Incapable of reaching the free throw line, Garland only shoots 1.8 free throws per game, 123rd in the NBA. Of course, Garland is a more willing passer than Sexton but still has the same shoot-first mindset, which puts the Cavaliers in an odd spot.

If Garland improves to become a consistent 40+ percent three-point shooter and Sexton unlocks the ability to shoot from deep at a truly elite level, the pair could have a real dynamic shooting threat. On the flip side, running two undersized guards, neither of whom are elite offensive playmakers, could be a recipe for disaster… and that’s often been the case this season.

The Cavaliers have the second-worst offensive rating in the NBA at 105.4, beating out only the Oklahoma City Thunder. This inadequate offensive production isn’t all on Sexton and Garland, as Cleveland’s lack of depth –some due to long-term injuries – and poor shooting outside of their guards, has them 24th in field goal percentage and 27th in three-point percentage. While Sexton and Garland are both talented offensive weapons, the duo hasn’t thrived together as an offense.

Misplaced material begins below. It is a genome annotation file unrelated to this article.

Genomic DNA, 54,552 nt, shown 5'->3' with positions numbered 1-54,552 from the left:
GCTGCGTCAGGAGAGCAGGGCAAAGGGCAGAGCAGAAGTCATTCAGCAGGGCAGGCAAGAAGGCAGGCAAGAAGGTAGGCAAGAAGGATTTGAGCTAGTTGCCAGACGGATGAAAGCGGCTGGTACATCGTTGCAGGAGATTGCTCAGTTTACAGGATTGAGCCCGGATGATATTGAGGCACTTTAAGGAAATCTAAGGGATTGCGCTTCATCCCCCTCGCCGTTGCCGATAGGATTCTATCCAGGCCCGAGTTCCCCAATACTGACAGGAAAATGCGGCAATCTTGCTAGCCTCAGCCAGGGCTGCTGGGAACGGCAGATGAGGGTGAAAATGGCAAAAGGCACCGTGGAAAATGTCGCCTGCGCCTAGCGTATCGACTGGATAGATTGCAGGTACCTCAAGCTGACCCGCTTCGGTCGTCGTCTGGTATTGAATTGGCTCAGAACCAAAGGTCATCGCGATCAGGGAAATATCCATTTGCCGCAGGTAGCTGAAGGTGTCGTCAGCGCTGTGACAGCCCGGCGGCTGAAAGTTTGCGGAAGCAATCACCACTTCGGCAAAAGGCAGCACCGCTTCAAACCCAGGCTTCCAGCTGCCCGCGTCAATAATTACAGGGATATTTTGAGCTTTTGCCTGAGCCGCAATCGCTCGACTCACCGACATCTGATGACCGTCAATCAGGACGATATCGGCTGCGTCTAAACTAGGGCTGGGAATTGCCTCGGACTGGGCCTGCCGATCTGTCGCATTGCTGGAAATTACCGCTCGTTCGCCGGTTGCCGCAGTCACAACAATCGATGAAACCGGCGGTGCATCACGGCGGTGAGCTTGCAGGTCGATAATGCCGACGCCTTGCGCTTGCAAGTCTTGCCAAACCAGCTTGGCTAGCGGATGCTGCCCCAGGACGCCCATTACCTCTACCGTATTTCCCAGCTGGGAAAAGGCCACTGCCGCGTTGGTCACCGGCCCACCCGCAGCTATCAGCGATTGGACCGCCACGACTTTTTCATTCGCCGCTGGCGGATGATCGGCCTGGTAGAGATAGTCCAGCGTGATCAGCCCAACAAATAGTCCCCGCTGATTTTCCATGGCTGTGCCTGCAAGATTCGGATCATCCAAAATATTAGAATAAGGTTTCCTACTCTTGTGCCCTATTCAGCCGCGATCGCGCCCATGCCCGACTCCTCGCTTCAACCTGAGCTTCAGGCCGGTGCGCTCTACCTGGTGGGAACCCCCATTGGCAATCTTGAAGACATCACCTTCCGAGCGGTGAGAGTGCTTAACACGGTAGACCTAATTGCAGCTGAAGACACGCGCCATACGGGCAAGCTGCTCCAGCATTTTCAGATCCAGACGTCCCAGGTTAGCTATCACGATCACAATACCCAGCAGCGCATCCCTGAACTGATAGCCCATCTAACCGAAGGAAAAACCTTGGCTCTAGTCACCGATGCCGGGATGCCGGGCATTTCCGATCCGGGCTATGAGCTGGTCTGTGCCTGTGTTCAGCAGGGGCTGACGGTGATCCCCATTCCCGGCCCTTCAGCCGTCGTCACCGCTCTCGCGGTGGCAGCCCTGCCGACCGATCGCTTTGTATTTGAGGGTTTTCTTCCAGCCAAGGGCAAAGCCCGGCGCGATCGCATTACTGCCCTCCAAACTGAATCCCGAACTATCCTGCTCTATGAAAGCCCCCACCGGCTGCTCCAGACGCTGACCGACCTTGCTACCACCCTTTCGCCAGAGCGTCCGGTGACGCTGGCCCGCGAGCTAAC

Playing the undersized backcourt has problems offensively, but defensively it’s been an issue as well. Garland and Sexton are both 6-foot-1 and sub-200 lbs, making them two of the smaller players in the league. In short, Cleveland has the 10th-worst defensive rating in the NBA at 113.7. This combination of lousy offense and lackluster defense gives them a net rating of -8.3, the worst league-wide.